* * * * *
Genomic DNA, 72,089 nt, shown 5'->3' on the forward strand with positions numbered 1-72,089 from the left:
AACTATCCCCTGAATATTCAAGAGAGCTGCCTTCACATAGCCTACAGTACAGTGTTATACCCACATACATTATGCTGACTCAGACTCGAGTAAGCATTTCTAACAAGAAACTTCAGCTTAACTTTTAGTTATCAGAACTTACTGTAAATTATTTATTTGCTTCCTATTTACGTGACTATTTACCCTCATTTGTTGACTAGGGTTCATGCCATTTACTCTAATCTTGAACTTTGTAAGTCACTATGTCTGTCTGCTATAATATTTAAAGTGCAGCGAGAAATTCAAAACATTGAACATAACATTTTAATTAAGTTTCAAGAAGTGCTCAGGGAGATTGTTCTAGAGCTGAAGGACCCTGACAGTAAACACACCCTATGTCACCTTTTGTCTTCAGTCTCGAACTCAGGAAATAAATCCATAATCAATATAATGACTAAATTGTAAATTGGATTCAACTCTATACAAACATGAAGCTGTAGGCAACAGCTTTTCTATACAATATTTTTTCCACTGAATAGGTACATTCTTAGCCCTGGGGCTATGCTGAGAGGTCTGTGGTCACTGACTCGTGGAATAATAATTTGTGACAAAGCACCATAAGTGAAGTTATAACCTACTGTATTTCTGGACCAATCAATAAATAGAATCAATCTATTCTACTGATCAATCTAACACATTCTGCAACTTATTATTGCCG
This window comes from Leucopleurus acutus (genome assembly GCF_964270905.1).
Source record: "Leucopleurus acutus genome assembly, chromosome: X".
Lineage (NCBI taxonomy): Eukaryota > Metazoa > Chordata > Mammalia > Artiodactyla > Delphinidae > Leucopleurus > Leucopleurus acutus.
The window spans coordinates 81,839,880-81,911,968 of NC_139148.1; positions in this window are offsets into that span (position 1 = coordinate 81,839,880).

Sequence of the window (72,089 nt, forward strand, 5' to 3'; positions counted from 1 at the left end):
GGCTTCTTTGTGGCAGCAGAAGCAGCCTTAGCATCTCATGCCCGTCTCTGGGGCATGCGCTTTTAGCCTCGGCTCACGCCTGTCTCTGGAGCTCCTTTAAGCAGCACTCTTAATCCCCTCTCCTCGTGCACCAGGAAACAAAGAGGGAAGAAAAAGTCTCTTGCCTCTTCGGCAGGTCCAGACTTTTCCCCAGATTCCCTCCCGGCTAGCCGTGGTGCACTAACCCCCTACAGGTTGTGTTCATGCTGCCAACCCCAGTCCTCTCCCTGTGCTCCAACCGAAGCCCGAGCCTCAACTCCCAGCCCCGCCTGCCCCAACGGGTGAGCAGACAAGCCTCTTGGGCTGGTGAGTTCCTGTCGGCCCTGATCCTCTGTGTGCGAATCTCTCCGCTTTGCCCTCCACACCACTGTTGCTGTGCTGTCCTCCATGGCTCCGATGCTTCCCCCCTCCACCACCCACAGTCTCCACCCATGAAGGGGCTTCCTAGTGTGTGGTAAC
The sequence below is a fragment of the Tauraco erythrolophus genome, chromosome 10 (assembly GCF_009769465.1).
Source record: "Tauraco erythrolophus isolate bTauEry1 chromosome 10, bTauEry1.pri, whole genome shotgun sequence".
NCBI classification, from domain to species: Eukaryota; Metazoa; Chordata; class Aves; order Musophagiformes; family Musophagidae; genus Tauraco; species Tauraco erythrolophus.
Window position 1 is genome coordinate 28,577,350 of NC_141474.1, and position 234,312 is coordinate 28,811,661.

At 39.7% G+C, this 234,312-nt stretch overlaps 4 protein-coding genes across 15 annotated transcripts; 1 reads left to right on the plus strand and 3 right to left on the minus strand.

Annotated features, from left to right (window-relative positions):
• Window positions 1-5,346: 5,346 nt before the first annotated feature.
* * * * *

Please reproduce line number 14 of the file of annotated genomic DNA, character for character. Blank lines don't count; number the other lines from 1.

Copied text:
Annotated features, from left to right (window-relative positions):